March Staff Reading Recommendations

Welcome TCPL patrons!

We're starting a new monthly section on our website listing Staff Reading Recommendations. Think of this new post as a way for you to see what we're reading and find new titles to add to your reading list. Each month, we'll feature a different staff member and their choices of excellent books to read.

Initiating our new section is me, Kimberly, the Young Adult Librarian here at TCPL. Not surprisingly, reading is one of my favorite things to do and the library keeps me supplied with plenty of wonderful reading options.

My genre of choice is World War II/Holocaust era literature, both fiction and nonfiction. For this month's staff favorites, I wanted to share a few of my favorites with you:

All the Light We Cannot See by Anthony Doerr (2014):

This Pulitzer Prize winning book chronicles the World War II experiences of a young German soldier and a blind French girl. Although over 500 pages, you'll wish this captivating book was longer.

The Book Thief by Markus Zusak (2007):

When I first tried to read this book a few years ago, I absolutely could not get into it. I thought it was weird and confusing. However, coming back to it later, I devoured it and have since enthusiastically recommended it to others. The Book Thief presents the perspective of a German family hiding a young Jewish man in Nazi Germany. Be prepared for a unique textual structure and interesting narration!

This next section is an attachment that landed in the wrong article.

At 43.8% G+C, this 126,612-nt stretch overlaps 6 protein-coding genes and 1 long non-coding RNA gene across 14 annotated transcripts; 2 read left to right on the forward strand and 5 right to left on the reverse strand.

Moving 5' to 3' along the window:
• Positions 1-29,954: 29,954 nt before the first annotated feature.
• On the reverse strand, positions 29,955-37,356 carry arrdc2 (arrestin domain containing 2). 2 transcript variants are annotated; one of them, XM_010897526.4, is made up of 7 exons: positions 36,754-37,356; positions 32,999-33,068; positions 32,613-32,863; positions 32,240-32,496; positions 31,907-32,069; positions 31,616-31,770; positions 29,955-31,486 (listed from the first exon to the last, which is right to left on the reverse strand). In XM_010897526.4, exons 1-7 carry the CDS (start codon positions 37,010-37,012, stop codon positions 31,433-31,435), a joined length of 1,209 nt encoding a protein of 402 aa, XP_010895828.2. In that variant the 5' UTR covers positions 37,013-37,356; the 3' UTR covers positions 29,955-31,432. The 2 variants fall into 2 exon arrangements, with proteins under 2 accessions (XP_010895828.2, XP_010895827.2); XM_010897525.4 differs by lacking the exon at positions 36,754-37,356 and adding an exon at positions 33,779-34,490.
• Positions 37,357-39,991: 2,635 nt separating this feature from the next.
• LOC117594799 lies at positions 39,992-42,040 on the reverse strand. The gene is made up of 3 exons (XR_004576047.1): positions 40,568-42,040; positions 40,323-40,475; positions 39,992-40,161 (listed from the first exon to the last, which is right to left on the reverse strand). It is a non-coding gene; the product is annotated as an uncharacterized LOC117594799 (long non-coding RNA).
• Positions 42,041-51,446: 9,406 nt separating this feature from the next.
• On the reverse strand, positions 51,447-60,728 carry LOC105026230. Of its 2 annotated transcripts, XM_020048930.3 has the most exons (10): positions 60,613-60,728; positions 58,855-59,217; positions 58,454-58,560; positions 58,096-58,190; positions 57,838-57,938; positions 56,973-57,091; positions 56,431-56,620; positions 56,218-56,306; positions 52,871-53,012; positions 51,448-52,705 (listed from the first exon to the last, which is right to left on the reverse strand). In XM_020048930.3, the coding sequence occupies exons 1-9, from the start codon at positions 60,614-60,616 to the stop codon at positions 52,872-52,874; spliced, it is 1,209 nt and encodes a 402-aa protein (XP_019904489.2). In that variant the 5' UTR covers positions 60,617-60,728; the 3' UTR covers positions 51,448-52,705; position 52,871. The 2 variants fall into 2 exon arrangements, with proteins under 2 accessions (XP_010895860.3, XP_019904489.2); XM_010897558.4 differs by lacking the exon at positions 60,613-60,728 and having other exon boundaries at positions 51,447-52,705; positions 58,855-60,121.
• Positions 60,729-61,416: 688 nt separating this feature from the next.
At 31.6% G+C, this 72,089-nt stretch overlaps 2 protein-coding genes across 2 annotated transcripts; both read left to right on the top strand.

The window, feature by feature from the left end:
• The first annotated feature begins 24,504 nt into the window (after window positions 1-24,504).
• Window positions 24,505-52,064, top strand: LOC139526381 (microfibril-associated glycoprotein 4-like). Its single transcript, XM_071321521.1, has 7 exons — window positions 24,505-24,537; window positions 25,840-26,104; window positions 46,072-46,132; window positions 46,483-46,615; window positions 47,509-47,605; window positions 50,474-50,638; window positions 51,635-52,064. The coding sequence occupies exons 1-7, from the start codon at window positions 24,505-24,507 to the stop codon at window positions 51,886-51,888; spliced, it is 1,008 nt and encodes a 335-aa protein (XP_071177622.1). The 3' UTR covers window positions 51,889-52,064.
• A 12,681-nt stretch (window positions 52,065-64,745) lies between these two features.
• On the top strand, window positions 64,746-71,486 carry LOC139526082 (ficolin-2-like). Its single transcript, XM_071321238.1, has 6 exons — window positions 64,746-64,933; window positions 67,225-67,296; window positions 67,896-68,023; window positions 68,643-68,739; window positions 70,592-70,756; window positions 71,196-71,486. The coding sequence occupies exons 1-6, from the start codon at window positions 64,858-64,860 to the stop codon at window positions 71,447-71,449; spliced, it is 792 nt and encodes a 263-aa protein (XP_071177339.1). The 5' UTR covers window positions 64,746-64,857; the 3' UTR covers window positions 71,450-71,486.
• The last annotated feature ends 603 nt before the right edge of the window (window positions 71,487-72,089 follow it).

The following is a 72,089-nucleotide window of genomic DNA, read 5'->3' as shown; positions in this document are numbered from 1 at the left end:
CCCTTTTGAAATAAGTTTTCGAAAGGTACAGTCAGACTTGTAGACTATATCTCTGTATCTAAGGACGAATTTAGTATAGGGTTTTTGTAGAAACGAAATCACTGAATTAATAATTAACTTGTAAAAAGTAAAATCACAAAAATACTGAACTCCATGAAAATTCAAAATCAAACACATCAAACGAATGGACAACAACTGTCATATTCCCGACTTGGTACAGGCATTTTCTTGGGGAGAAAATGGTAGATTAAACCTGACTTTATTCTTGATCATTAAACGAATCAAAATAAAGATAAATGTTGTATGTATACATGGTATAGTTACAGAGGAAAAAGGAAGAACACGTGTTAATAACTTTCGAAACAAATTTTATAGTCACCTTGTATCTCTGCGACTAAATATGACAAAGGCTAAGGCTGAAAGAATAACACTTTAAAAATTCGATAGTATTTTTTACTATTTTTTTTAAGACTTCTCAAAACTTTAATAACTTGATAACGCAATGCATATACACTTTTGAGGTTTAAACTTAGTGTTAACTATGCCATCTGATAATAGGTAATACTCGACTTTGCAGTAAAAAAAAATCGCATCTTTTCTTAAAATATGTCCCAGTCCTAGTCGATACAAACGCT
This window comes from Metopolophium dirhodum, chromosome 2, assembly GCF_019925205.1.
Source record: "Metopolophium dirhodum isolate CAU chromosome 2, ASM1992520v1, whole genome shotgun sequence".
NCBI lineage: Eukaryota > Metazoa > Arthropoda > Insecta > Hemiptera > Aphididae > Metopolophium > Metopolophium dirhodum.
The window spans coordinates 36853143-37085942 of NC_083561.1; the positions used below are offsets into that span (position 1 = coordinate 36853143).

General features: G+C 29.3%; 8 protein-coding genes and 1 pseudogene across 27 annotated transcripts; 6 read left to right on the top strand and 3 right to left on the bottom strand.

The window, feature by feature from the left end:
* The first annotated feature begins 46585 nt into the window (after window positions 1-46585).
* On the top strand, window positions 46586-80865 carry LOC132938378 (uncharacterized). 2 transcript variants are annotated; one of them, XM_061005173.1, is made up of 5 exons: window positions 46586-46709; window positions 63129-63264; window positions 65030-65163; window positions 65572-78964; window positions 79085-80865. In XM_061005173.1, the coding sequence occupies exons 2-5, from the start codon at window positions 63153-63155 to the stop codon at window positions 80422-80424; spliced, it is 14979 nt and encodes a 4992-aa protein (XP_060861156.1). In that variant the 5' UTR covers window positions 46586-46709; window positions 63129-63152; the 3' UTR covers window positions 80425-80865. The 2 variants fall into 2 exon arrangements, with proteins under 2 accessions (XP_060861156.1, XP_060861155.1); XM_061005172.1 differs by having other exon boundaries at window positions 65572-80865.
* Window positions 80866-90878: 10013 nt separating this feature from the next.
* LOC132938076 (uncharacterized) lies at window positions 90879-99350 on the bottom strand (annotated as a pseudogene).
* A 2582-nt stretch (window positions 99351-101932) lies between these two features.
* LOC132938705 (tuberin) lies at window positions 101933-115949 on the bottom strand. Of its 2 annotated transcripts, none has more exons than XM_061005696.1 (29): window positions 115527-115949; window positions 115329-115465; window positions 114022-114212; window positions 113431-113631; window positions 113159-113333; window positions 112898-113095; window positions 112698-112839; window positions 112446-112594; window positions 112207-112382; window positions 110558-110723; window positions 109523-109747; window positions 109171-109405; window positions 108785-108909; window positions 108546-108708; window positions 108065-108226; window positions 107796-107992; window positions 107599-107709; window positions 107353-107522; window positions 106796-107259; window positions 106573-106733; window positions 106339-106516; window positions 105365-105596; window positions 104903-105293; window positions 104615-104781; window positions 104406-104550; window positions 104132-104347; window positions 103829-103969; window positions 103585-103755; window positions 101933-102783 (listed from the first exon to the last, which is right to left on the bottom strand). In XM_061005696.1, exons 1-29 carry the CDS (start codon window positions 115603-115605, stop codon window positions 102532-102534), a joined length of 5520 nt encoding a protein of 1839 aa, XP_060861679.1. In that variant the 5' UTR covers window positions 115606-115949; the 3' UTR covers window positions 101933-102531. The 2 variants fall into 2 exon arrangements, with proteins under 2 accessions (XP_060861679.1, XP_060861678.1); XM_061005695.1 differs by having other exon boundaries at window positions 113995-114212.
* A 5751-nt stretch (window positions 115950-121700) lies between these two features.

Night by Elie Wiesel (1982):

I first read this book in 8th grade and again in my 9th grade English class. I loved it so much that I taught it to all of my classes my first year teaching high school English. Simply put, this is the memoir of a Holocaust survivor who experienced the concentration camps of Germany and Poland when he was a teenager. It's truly a life changing, impactful book.

The Nightingale by Kristin Hannah (2015):

This is the book on my list I read most recently and it has become an instant favorite. The Nightingale chronicles the paths of two French sisters during Nazi occupation of their country and the ways they choose to resist this captivity, both subtly and forthrightly. An utterly astounding book!

The Zookeeper's Wife by Diane Ackerman (2008):

Typically, I don't read much nonfiction. However, The Zookeeper's Wife reads like a novel but is loaded with incredibly interesting information about Poland's role in World War II. It provides an extremely personal account of history and is a definite must-read.

I could've listed so many more outstanding books from this amazing genre for readers of all ages, but limited it to just my top 5. These would be great reads to recognize Holocaust Remembrance Day this spring. For further reading suggestions, please visit a few of the following sites (which feature many books available at TCPL):

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